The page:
KABUL: More than 20 people, including civilians and police, died in separate attacks in Afghanistan, officials said on Saturday, days ahead of the first round of crucial intra-Afghan talks on June 15 aimed at finding ways to end a protracted war in the country.
In one of the attacks, a group of Taliban insurgents stormed a police post overnight and killed 10 officers in an area of the central Ghor province, Atta Mohammad Dehqanpur, a lawmaker from the province told Arab News.
“The Taliban were armed with small and heavy weapons and opened fire as some of the police were asleep,” Dehqanpur said.
Interior Ministry spokesman in Kabul, Tariq Aryan, confirmed the reports but told Arab News that there was no specific number of casualties.
“We have had contradictory figures on deaths. The Taliban had attacked the police post, and both sides have suffered casualties,” he said.
In the second attack, a commander for one of the factions, Abdul Wali Ekhlas, and seven of his friends were gunned down in an ambush in the southeastern Khost province, a spokesman for Khost’s police, Adel Haidar, told reporters in a message.
The motive behind the overnight attack against Ekhlas was not immediately clear, Aryan said.
In the third incident, which also took place last night, a woman and three members of her family were killed by unknown gunmen at their home in Logar province, which lies to the south of Kabul.
The Taliban, whose delegates are set to initiate peace talks with politicians, including members of President Ashraf Ghani’s government in the coming days, has not commented on the attacks. However, officials have not blamed the Taliban for the Khost and Logar violence.
Earlier on Saturday, a spokesman for Ghani’s national security adviser, Javid Faisal, accused the Taliban of killing 89 civilians and wounding 150 others in the past two weeks alone.
Zabihullah Mujahid, a spokesman for the Taliban, described Faisal’s comments as “propaganda of the enemy” and instead blamed Kabul for killing civilians in its attack.
Despite efforts from both sides to initiate talks in the coming days, Taliban fighters and government forces have conducted attacks against each other in recent months, and affiliates of Daesh have also unleashed a series of attacks.
Daesh accepted responsibility for a bomb explosion, which occurred on Friday inside a mosque in the capital, Kabul, killing at least four worshippers, including the prayer leader.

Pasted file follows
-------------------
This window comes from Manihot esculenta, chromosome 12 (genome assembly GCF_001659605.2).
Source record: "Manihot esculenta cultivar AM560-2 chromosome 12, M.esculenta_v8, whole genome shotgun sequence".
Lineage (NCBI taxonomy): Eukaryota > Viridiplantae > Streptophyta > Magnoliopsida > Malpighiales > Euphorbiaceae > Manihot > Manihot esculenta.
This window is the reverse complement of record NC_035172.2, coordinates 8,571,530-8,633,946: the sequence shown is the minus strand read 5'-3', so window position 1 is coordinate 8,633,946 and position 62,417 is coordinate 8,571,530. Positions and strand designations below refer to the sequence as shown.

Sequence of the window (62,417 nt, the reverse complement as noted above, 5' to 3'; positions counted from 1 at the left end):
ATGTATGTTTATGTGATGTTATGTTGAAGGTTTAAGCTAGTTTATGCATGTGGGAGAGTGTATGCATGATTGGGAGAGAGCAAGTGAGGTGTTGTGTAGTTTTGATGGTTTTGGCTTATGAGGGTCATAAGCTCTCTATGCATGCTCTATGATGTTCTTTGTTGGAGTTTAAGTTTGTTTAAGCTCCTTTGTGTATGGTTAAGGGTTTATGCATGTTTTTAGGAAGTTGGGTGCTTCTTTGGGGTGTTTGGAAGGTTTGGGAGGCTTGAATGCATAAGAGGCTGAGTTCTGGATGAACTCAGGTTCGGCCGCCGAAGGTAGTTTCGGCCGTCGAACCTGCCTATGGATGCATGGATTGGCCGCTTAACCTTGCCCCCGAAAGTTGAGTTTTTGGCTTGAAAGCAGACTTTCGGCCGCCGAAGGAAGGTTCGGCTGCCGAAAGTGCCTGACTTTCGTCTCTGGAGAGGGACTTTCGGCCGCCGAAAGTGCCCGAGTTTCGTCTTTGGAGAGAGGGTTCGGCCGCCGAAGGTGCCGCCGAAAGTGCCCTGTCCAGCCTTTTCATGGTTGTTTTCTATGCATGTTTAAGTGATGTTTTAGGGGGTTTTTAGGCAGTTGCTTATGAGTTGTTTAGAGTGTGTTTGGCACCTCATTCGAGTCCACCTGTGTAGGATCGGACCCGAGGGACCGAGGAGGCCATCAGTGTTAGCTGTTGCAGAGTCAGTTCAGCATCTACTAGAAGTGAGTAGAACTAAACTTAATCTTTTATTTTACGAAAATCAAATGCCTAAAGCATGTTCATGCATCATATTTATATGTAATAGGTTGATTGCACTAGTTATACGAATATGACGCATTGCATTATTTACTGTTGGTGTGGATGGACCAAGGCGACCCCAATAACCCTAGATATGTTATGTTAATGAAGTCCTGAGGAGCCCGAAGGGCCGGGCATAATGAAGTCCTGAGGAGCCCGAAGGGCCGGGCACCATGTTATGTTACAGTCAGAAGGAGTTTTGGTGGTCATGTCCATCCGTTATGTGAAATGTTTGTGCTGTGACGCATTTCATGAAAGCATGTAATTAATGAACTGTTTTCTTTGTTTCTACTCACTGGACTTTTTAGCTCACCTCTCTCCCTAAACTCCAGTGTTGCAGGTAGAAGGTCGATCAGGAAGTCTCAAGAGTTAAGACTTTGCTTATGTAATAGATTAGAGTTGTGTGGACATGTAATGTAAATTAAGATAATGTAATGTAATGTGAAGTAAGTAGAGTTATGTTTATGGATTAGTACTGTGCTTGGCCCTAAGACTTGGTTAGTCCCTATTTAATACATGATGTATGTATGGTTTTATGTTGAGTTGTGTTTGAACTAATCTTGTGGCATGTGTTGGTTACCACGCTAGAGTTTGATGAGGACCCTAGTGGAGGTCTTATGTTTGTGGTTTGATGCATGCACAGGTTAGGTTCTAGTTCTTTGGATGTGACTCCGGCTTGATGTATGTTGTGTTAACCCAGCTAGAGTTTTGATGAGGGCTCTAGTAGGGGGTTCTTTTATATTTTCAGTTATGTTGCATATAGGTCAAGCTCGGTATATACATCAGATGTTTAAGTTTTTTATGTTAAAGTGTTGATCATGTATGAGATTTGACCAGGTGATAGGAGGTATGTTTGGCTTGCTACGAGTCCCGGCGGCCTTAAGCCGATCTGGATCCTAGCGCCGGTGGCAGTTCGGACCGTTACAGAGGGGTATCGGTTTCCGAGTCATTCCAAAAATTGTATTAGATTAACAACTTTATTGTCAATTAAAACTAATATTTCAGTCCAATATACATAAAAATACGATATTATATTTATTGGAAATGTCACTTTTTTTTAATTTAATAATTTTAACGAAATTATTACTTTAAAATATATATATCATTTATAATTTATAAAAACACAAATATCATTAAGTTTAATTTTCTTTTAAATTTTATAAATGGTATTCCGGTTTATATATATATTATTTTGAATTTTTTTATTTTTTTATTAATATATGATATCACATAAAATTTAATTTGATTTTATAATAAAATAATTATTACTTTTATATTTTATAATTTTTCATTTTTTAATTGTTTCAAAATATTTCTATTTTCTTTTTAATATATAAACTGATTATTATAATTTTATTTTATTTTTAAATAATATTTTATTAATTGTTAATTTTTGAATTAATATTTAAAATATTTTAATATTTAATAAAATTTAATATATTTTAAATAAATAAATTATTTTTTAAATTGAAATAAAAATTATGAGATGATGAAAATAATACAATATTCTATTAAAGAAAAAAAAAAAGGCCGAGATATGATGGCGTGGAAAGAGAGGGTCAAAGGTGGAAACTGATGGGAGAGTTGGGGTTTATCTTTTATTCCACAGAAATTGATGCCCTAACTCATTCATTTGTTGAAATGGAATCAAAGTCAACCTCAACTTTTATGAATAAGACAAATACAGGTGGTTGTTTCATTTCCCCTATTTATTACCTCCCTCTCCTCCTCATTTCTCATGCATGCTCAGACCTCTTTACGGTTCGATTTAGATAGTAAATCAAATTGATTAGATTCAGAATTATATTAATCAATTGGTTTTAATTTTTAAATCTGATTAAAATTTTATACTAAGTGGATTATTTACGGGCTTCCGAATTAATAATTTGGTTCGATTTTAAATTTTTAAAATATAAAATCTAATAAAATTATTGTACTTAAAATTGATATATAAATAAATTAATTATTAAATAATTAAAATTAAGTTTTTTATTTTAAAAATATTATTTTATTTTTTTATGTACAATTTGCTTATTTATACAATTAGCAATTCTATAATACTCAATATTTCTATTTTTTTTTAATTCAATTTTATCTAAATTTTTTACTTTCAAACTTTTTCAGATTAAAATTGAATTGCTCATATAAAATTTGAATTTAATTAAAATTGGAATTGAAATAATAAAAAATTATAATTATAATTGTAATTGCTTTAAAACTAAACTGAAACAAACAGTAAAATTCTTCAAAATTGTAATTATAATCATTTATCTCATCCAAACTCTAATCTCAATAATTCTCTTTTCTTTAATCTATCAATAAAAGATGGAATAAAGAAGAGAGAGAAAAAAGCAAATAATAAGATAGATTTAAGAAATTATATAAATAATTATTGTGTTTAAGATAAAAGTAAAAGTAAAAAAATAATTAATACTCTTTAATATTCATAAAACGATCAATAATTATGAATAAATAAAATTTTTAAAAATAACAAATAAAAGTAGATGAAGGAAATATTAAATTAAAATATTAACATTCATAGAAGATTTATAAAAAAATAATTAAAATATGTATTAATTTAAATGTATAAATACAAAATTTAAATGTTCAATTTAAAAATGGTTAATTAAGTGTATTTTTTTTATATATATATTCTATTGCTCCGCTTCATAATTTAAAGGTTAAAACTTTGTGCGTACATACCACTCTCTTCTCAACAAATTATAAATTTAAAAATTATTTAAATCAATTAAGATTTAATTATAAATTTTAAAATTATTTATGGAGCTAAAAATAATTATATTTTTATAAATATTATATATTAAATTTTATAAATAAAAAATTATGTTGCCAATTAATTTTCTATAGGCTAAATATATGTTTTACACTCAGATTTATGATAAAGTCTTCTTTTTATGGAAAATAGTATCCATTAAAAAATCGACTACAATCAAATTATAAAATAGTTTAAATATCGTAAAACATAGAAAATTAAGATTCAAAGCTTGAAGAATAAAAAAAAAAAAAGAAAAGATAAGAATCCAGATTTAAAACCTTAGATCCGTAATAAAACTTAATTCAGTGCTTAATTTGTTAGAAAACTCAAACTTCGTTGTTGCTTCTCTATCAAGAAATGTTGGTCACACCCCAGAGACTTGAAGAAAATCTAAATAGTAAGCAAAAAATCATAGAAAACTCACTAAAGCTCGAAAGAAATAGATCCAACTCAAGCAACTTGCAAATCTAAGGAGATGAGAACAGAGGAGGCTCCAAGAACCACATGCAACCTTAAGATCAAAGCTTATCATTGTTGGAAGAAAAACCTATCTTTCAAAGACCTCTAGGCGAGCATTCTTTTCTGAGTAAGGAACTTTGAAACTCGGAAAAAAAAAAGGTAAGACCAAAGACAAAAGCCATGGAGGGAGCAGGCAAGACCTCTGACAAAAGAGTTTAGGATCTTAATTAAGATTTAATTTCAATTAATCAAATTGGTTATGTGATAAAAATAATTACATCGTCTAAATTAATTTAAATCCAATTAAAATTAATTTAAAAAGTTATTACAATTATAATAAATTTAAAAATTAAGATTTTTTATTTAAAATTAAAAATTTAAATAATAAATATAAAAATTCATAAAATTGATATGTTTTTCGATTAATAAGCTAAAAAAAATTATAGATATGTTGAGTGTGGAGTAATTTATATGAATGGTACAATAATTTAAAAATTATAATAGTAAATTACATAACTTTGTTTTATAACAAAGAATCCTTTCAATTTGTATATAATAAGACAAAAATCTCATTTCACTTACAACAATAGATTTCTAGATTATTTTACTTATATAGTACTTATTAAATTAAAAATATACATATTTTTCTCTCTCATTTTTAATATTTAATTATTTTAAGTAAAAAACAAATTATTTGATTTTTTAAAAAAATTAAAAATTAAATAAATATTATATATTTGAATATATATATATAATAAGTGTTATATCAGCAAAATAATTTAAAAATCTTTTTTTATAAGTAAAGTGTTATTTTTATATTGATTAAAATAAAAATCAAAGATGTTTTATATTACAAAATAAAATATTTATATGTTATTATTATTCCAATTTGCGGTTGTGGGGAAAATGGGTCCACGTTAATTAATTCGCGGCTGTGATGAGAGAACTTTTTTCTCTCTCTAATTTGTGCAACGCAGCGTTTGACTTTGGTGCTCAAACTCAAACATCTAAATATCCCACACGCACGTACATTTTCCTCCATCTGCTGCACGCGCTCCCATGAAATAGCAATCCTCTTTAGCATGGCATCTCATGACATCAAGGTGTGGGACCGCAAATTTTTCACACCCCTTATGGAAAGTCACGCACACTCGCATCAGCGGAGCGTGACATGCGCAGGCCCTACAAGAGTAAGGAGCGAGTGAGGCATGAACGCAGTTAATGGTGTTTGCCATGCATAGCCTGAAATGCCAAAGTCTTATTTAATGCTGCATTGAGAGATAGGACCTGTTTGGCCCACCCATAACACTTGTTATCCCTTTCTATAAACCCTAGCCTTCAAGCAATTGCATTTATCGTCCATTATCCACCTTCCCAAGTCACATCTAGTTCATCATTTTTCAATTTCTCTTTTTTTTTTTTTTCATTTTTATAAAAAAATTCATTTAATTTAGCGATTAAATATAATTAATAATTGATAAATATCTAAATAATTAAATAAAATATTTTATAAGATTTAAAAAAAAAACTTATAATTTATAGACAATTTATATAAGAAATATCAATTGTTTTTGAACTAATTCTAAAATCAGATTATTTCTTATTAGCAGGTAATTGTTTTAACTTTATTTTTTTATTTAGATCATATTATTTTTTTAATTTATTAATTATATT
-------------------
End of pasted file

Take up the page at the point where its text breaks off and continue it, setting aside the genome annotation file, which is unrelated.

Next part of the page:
It followed the killing of another prominent cleric in another mosque in Kabul some 10 days ago, in an attack also claimed by Daesh.
Unlike the past attacks perpetrated by Daesh, which mostly targeted Shiite mosques, both the clerics were Sunnis.
Observers believe that even if the Taliban and Kabul reach a settlement, peace will not be completely restored in Afghanistan and Daesh’s followers may continue their attacks.
“The overnight attacks may not have much impact on the talks and we do not know if all of them were conducted by the Taliban,” Shafiq Haqpal, an analyst, told Arab News.
“Both sides seem ready to initiate the talks and even if they succeed that may not be the end of the war in Afghanistan as Daesh is still active here,” he said.
The Taliban and the US inked a historical deal in Qatar at the end of February this year which pushes for a total withdrawal of US troops from Afghanistan by next spring, with the Taliban pledging to cut ties with Al- Qaeda and other militants and not allow them to use their territory against any country, including US interests.
The government and the Taliban have exchanged prisoners in recent weeks, a condition set by the Taliban ahead of starting talks with Kabul.
Afghan officials in recent days have said that the first round of talks with the Taliban might happen online because of the coronavirus outbreak, or that they will possibly meet face-to-face in Qatar.